Argyll and the isles consist of 8 different areas, each of which offers beauty, fun, and impressive history. We've published guides for a few of these islands before, including Jura and Mull, but we wanted to highlight a few of the other great things to do in this area which we haven't mentioned before. Let's get into the guide:
Puck's Glen is probably the best-known walk on the Cowal Peninsula and is a must if you're in the area. The glen consists of a deep gorge, a Victorian trail, and a fairytale-like mix of waterfalls, shimmering rock pools, and wooden bridges. It's a short walk but really memorable and a massive highlight. The trail follows the Eas Mòr stream, and the walk starts from the usefully named Puck's Glen car park.
Find out more about Puck's Glen here - forestryandland.gov.scot
Wallabies of Inchconnachan
This is a weird one but stick with us here - on Inchconnachan, an island in Loch Lomond, there is a population of wallabies which have roamed free there since the 1940s. Views on the wallabies are mixed. Many people love to visit the island to see them, but some locals are worried about the damage the wallabies cause to the area. The island is uninhabited and is a Site of Special Scientific Interest in Scotland, but you can still visit it via a boat trip. We wouldn't describe this as a must-do, but it's certainly an interesting one.
Learn more about the wallabies here - bbc.com
Clach na Criche
Clach na Criche is a 'wishing stone' with a magical reputation. Visitors head there to make a wish, but it isn't as simple as asking nicely - according to local folklore, you have to fill your mouth with water from a nearby spring, then hold it in your mouth as you move through the hole in Clach na Criche three times (without using your hands). Obviously you can't really talk with a mouthful of water so you just need to think about your wish really hard as you do this. Whether or not you want to go through the whole ritual is up to you, but we definitely think Clach na Criche is worth visiting (if just for the fact that you might actually see someone doing this strange wish ritual!).
Learn more here - forestryandland.gov.scot
If you decide to visit Oban and you're into whisky, then the Oban distillery is definitely a place to head to. Although it is one of the smallest Scotch distilleries in the world, it is still well worth visiting as there is plenty to see and do. The distillery tour is very highly regarded and gives you a fascinating insight into how the whisky is made. Plus, it includes plenty of tasting which is always a bonus. Even if whisky isn't really your thing, the distillery is perched right on the edge of the sea which is a really impressive setting and makes for some great photos.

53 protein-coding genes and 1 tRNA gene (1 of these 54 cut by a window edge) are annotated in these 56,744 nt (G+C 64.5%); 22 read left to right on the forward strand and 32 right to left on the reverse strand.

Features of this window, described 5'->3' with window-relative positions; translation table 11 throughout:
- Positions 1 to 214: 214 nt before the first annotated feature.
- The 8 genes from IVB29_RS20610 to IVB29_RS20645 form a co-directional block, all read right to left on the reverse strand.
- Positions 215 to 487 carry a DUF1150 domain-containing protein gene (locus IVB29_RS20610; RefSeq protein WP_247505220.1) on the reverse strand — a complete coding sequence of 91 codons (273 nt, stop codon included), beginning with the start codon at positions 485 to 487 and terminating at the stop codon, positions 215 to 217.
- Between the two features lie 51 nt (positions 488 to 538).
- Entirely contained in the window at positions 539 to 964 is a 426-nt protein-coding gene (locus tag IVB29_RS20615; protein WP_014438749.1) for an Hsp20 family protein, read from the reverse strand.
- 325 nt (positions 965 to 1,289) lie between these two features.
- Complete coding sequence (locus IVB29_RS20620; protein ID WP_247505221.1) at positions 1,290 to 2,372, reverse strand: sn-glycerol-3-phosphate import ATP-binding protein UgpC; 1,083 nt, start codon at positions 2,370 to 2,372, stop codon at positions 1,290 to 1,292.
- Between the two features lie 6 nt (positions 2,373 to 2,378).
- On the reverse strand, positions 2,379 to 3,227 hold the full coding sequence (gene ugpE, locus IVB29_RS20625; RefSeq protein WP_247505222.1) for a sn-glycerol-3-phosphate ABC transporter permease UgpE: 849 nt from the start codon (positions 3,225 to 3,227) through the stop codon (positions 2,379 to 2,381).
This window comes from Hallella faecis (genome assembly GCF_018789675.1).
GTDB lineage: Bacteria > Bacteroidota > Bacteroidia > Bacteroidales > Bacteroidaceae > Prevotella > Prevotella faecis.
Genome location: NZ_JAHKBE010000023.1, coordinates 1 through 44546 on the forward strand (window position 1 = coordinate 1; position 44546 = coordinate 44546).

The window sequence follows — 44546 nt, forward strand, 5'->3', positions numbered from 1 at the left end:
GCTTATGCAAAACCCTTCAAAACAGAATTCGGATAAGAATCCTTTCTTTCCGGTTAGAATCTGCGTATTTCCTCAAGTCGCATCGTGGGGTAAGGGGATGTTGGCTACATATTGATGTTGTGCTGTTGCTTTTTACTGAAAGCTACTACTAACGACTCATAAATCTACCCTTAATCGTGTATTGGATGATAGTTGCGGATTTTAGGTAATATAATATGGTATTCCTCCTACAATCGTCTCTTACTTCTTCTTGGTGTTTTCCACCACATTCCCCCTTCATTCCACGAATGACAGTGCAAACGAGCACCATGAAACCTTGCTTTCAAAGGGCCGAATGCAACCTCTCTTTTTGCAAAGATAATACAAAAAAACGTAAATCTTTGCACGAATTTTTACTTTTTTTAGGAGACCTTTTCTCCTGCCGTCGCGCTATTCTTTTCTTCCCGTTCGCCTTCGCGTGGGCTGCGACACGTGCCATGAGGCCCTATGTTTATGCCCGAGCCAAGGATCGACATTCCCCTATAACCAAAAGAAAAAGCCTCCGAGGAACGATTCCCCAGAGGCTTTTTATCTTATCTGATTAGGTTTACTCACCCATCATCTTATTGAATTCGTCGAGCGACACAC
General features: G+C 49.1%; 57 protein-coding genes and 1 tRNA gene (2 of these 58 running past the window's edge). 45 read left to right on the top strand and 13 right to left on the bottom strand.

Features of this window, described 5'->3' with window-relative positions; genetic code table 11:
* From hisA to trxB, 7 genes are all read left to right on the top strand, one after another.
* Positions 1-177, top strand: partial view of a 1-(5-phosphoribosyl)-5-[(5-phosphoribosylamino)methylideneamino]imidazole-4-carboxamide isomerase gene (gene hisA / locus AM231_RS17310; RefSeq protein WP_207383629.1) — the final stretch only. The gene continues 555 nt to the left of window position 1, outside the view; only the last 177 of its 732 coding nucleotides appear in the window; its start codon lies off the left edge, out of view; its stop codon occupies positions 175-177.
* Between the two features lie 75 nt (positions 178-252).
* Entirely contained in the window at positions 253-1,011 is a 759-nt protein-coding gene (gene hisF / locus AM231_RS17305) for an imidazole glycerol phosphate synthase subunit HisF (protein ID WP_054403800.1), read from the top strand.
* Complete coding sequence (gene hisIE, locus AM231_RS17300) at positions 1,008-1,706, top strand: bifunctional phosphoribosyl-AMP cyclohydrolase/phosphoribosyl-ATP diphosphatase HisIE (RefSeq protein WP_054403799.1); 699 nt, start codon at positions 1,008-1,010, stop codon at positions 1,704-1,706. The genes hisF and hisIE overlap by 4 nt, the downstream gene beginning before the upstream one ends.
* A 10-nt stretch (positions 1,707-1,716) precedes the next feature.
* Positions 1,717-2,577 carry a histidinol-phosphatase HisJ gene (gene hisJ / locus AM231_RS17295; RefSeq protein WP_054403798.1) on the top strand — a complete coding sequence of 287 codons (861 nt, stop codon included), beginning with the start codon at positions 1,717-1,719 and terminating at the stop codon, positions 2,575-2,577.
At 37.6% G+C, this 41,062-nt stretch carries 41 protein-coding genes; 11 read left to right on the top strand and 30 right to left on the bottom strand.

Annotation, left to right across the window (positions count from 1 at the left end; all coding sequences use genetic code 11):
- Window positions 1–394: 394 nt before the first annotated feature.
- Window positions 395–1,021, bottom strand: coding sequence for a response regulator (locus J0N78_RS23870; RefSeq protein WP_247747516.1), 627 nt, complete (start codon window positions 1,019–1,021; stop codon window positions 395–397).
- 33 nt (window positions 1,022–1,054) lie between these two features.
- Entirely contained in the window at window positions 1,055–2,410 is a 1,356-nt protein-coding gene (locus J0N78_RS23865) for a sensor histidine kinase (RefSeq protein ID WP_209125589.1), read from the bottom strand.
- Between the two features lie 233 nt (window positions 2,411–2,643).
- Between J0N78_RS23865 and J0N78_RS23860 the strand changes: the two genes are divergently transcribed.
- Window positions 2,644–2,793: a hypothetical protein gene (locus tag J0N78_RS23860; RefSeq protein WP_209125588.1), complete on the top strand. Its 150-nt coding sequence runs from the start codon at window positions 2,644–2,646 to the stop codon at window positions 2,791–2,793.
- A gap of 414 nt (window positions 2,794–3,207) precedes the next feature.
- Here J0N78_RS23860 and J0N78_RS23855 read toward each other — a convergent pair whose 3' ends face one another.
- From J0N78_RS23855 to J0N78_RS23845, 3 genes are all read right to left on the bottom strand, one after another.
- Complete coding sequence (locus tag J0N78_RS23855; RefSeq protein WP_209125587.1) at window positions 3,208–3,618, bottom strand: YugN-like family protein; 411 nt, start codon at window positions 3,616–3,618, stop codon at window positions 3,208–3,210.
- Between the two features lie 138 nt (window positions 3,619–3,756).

Learn more about the distillery here - obanwhisky.com/distillery
Argyll's Secret Coast
'Argyll's Secret Coast' is the name given to the area bordered by Loch Fyne and the Kyles of Bute. What makes the area unique is that unlike many of the surrounding areas, the Secret Coast is truly a hidden gem and is a great place to escape tourists and crowds. It's a remote and rugged part of Scotland in the southwestern corner of Cowal, and is excellent for exploring hills, glens, coast, white beaches, sea lochs, clear waters, and even ancient forests. Some of the highlights of this area include:
The white sands of Ostel Bay are truly breathtaking, and the views across to Arran are really special. It's not easy to find (your satnavs won't be much help), but that is part of what makes it so great - chances are that you'll have the beach almost entirely to yourself. There aren't any facilities at the beach but again, this is really a positive as far as we're concerned.
Portavadie is a quaint village right on the shores of Loch Fyne, and the marina there is definitely worth visiting. Not only is the setting stunning, but it's also really impressive to watch the boats coming in and out during the day.
Glenan Wood is an ancient woodland situated on the Cowal Peninsula, and is excellent for walking. If you're interested in willdife then it is also an excellent area to visit as you have a chance of seeing otters, adders and even pine water voles.
Ascog Castle was built in the 15th century which was torched and destroyed by the Campbells in the 17th century. Despite now being ruinous, it is still great to visit and the basement area of the castle can be explored. We highly recommend a visit.
Glenan Deserted Village
This is an abandoned settlement which historians believe dates back to the early 14th century, and is accessible via Glenan Wood. It is quite a haunting place to visit as the remains of several houses still remain, and it is quite depressing to imagine what life must have been like for the people who lived there.
As we mentioned in our introduction, we have a number of guides about the other islands within the area of Argyll and the isles. These guides include:
Kintyre - https://you-well.co.uk/kintyre-66/
Fingal's Cave - https://you-well.co.uk/fingals-cave/
Loch Lomond - https://you-well.co.uk/national-parks-uk-guide/#Lomond
Argyll ferry information - https://www.calmac.co.uk/gourock-dunoon-service
Argyll weather - https://www.metoffice.gov.uk/weather/forecast/gfh30b956
Argyll hotels - https://www.tripadvisor.co.uk/Hotels-g186497-Argyll_and_Bute_Scotland-Hotels.html